Although there had been some concerns and controversy about Holden’s city lake and the maintenance at the property this year, the lake did pass the Department of Natural Resources (DNR) inspection, which took place at the end of October.
Holden can be proud of the city’s water reservoir that was constructed in 1979, as it boasts 385 acres of water, located in the middle of a sprawling 600 acres of land.
With nine miles of shoreline, the lake is poised to provide quality water services to Holden for many years to come.
When the lake was built, there were nearly 130 acres of fields that were seeded with high quality grass.
That land has been mowed for hay over the years. There was a trail built around the lake for hikers and horseback riding.
The restrooms and boat ramps came later. The first boat ramp was donated by the F&C Bank.
The restrooms and north boat ramp were part of a Conservation Department project.
A local Boy Scout working on his Eagle Scout Badge, was instrumental in the addition of the picnic shelter.
The shelter was donated and built from a joint effort of the Holden Saddle Club, Wayne Carter and O&M Enterprises.
It was always kept clean and in good repair. There are many other attributes of Holden’s City Lake and we’ve come a long way since the early days of the town’s water sources.
Holden’s water system is governed by the Board of Public Works (BPW), that has full and complete control, charge and management of the system.
The BPW consists of four members who serve four-year terms and are appointed by the Holden City Council.
The water system is operated by a privately owned, professional corporation that provides the BPW with the necessary staff, and a water superintendent, who are charged with the responsibility of operating and managing the city’s system.
Taking a look back at the early years of Holden’s water supply, we discovered that in the beginning, Holden’s water source consisted of two adjacent surface reservoirs, located approximately two miles east of town.
The original lake was constructed in 1886 and the second one in 1939. They had a combined water surface area of approximately 36 acres, with a drainage area of 2,600 acres and a full water capacity of 55 million gallons.
Later, a 300-foot deep well was drilled near these reservoirs to supplement water capacity during dry periods.
Today, Holden’s water source is a water supply reservoir located northwest of the city. There is a 4.14 sq. mile drainage area to this lake and a water capacity of 1,023,100,000 gallons.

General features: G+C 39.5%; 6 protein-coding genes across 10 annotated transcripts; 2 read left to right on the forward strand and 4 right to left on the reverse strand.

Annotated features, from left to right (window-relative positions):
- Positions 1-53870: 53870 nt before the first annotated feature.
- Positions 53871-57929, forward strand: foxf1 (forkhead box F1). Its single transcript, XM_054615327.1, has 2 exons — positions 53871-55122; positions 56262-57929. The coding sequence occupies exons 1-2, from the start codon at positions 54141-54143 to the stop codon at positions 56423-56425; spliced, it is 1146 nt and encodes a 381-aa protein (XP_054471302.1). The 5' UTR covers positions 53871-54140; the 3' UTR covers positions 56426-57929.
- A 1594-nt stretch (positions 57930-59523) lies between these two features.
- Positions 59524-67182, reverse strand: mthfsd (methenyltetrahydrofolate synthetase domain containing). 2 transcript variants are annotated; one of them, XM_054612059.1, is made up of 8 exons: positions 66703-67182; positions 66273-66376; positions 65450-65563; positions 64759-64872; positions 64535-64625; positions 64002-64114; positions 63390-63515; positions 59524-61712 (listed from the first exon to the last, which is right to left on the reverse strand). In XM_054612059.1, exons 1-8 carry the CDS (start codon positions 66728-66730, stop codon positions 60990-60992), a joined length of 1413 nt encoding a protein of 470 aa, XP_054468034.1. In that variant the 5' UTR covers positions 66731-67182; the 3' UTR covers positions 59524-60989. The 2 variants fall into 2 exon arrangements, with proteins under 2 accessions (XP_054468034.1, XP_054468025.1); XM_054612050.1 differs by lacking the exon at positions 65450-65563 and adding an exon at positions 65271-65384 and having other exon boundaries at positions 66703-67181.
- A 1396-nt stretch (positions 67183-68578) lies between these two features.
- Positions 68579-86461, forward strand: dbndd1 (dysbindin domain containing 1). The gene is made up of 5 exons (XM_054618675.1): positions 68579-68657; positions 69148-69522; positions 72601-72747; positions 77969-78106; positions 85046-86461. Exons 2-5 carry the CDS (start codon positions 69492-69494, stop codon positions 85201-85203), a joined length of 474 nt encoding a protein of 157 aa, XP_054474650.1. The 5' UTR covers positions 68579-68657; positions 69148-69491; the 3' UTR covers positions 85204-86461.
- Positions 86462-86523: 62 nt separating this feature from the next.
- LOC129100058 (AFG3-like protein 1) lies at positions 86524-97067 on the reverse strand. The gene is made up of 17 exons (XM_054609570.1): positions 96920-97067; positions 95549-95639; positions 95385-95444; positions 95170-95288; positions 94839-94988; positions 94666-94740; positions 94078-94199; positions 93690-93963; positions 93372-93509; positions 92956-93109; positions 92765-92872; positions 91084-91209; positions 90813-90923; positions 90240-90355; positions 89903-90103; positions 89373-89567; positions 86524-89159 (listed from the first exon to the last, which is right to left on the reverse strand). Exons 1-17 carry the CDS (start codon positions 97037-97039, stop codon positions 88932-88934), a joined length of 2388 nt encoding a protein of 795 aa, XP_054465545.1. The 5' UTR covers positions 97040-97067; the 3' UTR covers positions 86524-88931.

The dam is 3,400-ft. long and 50-ft. tall. Until early 2017, the BPW had provided all the maintenance and management of the Holden City Lake facilities.
All repairs, maintenance, and any construction completed was provided using only revenues from lake permit sales, donations, and volunteers, in addition to some matching grants from the Missouri Department of Conservation.
Since that time, the City of Holden has maintained certain areas of the lake.
The BPW has offered to take over care and maintenance of the lake in its entirety once again and the issue has been brought to council.
Mayor Liz Weeks was asked what her opinion was of the BPW taking back the maintenance of the lake and also council’s views on the issue. She said, “My opinion isn’t important since I’m an elected official.
I do know several citizens have expressed their concerns to me about relinquishing it to the BPW. “It was discussed a couple of months ago (by council) and was denied by council.” Weeks was asked about the City’s maintenance at the lake and she said, “The fields are leased out for hay.
The fire department goes out every year and burns the dam, as a training exercise. “The city lake has not been neglected in recent years. I have frequented the lake on and off over the last 20-plus years that I have lived here and it essentially has stayed the same with regard to vegetation and growth. “The amenities have improved some and with an active city lake committee working with the Department of Conservation, we are hopeful to add to those amenities.”
There were some concerns regarding the maintenance as the plush green fields are now inaccessible and grown up in scrub, such as locust trees and other obnoxious brush and vegetation.
The Image has learned that as late as July of 2021, the hay ground has been nutritionally rapped.
Bailed twice a year, with no fertilizer, what is left is poor brome grass, and very thin green grasses.
Because it is not a good idea to fertilize up to the shores, for water quality purposes, it will take years to rebuild the soil in these areas.
If steps are not taken to allow Mother Nature to replenish the soil, it will only get worse until there is nothing but dust, according to an expert.
There has also been concern as to the lack of maintenance of the public restrooms, with sewage holding tanks full and overflowing in late summer.
However, enough was done to remove the scrub and trees, etc., from the dam that it did pass the DNR inspection.
The DNR said the term of the permit will expire on November 21, 2023. At that time the dam will be reinspected.
The Image checked with the BPW and the utility contractor and were told that the city’s water supply is not in any danger with regard to water quality.